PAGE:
“As the COVID-19 virus spreads in the US and around the world, public health providers and other types of responders have been trying to understand which areas may require the greatest amount of aid. We built this geographic map of US hospital bed utilization and capacity to solve some of these challenges,” said Este Geraghty, ESRI’s Chief Medical Officer.”

>>Click here to read the full report, “Data Platform Tracks Hospital Bed Capacity During COVID-19 Outbreak”

  1. AI Was Used to Identify Asymptomatic Carriers Based on Their Cough

Quick Summary: Researchers at MIT were able to leverage an artificial intelligence tool that uses voice modeling to detect the differences between the coughs of healthy individuals and asymptomatic people with COVID-19 infections.

Excerpts from the full report, published in the IEEE Journal of Engineering in Medicine and BiologyWhen validated with subjects diagnosed using an official test, the model achieves COVID-19 sensitivity of 98.5% with a specificity of 94.2% (AUC: 0.97). For asymptomatic subjects it achieves sensitivity of 100% with a specificity of 83.2%. 

“AI techniques can produce a free, non-invasive, real-time, any-time, instantly distributable, large-scale COVID-19 asymptomatic screening tool to augment current approaches in containing the spread of COVID-19.”

>>Click here to read the full COVID-19 Artificial Intelligence Diagnosis Using Only Cough Recordings report

  1. Big Data Helped Calculate COVID-19 Mortality Risk & Shape the Vaccine Distribution Plan

Quick Summary: Researchers from Johns Hopkins Bloomberg School of Public Health used big data analytics to develop a COVID-19 mortality risk calculator, a tool that partially influenced the COVID-19 vaccine distribution plan.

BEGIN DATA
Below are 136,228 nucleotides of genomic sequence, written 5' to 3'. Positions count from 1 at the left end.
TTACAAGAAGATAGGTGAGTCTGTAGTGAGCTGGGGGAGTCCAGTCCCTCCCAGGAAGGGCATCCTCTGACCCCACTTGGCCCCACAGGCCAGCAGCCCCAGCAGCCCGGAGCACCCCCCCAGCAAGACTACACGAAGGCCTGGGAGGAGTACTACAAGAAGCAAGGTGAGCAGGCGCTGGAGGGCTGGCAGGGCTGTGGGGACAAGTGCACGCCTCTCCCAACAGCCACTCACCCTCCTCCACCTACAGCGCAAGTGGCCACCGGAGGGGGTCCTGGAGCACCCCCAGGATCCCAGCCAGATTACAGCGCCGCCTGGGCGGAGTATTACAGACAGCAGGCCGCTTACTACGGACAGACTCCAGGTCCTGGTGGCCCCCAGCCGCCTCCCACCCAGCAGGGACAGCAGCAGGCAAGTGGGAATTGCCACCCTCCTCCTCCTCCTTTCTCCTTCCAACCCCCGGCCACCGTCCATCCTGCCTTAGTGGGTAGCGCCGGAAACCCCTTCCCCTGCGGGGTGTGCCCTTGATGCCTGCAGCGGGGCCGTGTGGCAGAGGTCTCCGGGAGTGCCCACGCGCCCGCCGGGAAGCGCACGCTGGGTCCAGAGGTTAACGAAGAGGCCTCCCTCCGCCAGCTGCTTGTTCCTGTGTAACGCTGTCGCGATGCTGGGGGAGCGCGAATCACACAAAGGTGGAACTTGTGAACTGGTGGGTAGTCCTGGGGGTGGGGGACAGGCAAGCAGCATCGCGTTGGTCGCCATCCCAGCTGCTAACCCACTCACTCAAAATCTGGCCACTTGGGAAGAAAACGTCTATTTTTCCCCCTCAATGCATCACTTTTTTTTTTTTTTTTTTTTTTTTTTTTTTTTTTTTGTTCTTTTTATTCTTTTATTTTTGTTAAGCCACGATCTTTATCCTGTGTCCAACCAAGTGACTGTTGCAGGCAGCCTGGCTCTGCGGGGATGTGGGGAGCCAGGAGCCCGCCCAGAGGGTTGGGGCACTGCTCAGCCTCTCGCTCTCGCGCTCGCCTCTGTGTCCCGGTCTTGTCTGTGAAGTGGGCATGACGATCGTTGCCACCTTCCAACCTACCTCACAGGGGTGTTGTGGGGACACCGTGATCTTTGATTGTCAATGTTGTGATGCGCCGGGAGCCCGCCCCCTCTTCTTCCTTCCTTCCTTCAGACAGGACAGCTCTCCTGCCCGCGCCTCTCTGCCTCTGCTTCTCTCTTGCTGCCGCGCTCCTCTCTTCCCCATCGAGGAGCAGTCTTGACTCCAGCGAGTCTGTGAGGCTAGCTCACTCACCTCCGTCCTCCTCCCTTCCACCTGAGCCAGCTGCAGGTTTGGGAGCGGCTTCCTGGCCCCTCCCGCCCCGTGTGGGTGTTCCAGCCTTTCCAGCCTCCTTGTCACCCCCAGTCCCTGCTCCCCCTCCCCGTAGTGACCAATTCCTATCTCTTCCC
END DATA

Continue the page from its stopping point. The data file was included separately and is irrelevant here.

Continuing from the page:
Full Study Published in Nature Medicine:Reducing COVID-19 burden for populations will require equitable and effective risk-based allocations of scarce preventive resources, including vaccinations1. To aid in this effort, we developed a general population risk calculator for COVID-19 mortality based on various sociodemographic factors and pre-existing conditions for the US population, combining information from the UK-based OpenSAFELY study with mortality rates by age and ethnicity across US states.

“Projections show that the model can identify relatively small fractions of the population (for example 4.3%) that might experience a disproportionately large number of deaths (for example 48.7%), but there is wide variation in risk across communities. We provide a web-based risk calculator and interactive maps for viewing community-level risks.”

>>Click here to read the full Individual and Community-Level Risk for COVID-19 Mortality in the United States report

What a Growing Health Informatics Industry Means for You

For many of those working in or considering entering the field of health informatics, one of the motivations can be the opportunity to do important work that advances human health. And given the proven benefits of AI, machine learning and data analytics applications in the field, the need for health informaticists will undoubtedly continue to skyrocket. 

One of the best ways to transition into a health informatics career is to pursue a master’s degree in health care informatics. Whether one currently works in a health care setting or has experience in a different industry and is looking to transition to a career in health care informatics, a health informatics master’s degree will equip anyone with the skills, knowledge and tools to be successful in the field. And for those especially interested in the analytics tools mentioned in these studies, there are master’s programs like the MS in Health Informatics at University of San Diego that allow students to choose specialized health data analytics coursework to further explore these topics and develop the foundation required for this important work.

Exploring Your Future in Health Informatics?